A former Merck director's Pfizer-backed biotech will take on his old bosses in nascent LILRB field
Only a handful of biotechs are going after LILRBs, components of the innate immune system. But after an initial crop of data out of Merck in autumn 2020, more interest sprung up in the area, and a former Merck franchise director has secured investor backing to try to catch up to his former employer.
Zurich-area biotech ImmunOs Therapeutics reeled in a $74 million Series B to take that lead program into a Phase Ia study in Australia toward the end of this year, executives told Endpoints News. The drug, dubbed IOS-1002, is a multi-agent based on human leukocyte antigens (HLAs) that go after two versions of LILRB (1 and 2) and KIR3DL1.
Merck’s antibody targets LILRB2, meanwhile, and in a Phase I solid tumor study in 2020, the Big Pharma’s drug — when combined with Keytruda — led to responses in eight out of 34 patients. Known as MK-4830, the drug is now in Phase II for non-small cell lung, colorectal, renal cell and small cell lung cancer.
Charlene Liao, CEO of LILRB competitor Immune-Onc, previously described LILRBs as the PD-1 of T cells when her startup raised nearly the same amount last March.
While ImmunOs is well behind in clinical development, the 20-employee biotech thinks the transatlantic financing round and its academic-founded science can beat out competitors.
“We expect to be able to demonstrate superior monotherapy efficacy relative to what others are doing. We expect to go into a broader indication set because we’re multitasking against multiple immune checkpoints. And we also expect to see a more durable response,” CEO Sean Smith, a former franchise director for Merck’s Europe and Canada hospital portfolio, told Endpoints.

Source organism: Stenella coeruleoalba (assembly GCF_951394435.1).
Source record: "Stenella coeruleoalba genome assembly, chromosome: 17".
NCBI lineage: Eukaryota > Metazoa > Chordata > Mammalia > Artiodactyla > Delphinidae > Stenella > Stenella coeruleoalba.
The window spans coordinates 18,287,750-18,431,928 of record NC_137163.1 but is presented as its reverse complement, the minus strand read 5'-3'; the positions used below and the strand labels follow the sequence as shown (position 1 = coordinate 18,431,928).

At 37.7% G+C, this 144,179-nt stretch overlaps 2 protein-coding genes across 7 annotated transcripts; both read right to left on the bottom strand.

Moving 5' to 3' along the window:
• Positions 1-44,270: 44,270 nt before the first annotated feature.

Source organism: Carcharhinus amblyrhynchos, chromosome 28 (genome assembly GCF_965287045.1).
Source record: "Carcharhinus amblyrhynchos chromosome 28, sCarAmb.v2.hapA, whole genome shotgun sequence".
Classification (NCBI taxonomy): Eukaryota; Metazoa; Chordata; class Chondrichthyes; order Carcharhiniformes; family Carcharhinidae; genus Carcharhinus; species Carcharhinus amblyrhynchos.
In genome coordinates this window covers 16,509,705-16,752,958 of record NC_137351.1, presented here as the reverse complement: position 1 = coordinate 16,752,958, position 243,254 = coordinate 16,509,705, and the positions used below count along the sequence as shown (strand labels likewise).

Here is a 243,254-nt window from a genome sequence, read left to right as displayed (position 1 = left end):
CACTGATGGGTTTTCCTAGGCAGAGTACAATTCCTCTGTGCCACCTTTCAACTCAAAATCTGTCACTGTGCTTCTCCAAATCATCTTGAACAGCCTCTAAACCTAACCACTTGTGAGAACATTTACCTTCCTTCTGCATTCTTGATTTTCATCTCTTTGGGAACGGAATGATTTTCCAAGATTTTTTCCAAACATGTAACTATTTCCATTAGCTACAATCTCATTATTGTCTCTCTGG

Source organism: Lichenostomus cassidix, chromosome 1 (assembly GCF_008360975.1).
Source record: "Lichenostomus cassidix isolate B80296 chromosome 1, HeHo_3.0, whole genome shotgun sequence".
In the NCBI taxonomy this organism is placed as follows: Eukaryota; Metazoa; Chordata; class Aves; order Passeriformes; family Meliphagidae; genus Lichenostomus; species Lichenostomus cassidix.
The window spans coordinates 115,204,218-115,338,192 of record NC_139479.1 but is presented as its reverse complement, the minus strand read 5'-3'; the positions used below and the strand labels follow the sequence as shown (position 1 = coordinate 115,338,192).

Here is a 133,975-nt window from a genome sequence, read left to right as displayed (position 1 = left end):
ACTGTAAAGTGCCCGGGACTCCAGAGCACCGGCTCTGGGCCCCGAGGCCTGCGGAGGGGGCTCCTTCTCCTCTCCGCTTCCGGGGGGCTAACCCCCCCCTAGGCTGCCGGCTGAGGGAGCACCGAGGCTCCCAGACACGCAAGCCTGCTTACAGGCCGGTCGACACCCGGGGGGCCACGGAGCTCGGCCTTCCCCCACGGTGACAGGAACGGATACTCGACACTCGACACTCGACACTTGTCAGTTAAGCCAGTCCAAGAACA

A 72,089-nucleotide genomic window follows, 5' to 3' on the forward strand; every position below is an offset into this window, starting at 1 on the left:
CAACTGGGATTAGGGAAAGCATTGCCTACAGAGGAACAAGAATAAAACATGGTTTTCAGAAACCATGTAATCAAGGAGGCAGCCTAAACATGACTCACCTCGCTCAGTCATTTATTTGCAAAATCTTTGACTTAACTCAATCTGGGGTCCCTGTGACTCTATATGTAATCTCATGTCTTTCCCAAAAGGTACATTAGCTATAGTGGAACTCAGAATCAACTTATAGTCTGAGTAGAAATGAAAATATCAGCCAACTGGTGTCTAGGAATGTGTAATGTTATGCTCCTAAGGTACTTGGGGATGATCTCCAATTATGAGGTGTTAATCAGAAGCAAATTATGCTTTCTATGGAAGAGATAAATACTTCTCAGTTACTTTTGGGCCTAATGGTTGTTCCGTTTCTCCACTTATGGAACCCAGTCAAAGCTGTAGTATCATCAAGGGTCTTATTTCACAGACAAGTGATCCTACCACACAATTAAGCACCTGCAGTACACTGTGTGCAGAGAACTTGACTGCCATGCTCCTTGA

ImmunOs will begin the Phase Ia trial in Australia and then expand into other regions, CBO and COO Jeff Abbey, the former Argos Therapeutics CEO, said in the joint interview.
“We really had our pick of investors and, as Sean said, we wanted an international syndicate to really preserve our optionality going forward so that we’re well-funded and can continue to build out the company the way we want to build it out,” Abbey said.
The fresh funds will bankroll the Phase I study and get the drug into a Phase II trial as well, the executives noted. The financing will also support another clinical entry in oncology and the biotech’s first human study foray in the autoimmune field.
ImmunOs is “reverse-engineering” its immuno-oncology program to get into the autoimmune space, explained chief development officer Steve Coats. The former AstraZeneca R&D VP is building out ImmunOs’ US operations in Gaithersburg, MD, a Mid-Atlantic city he described as an “underappreciated technology center” that is close to universities, AstraZeneca acquisition MedImmune, FDA and the NIH.
The Swiss biotech was spun out of the University of Basel and University of Zurich in 2017 and is based off the work of CMO Christoph Renner and CSO Osiris Marroquin Belaunzaran.
Tuesday’s Series B was led by new investors Samsara BioCapital, Lightspeed Venture Partners and Gimv. Mission BioCapital, GL Capital, PEAK6 Strategic Capital and Fiscus Financial also joined for the first time, adding to the original 2019 backing from Pfizer Ventures, BioMed Partners and Schroder Adveq.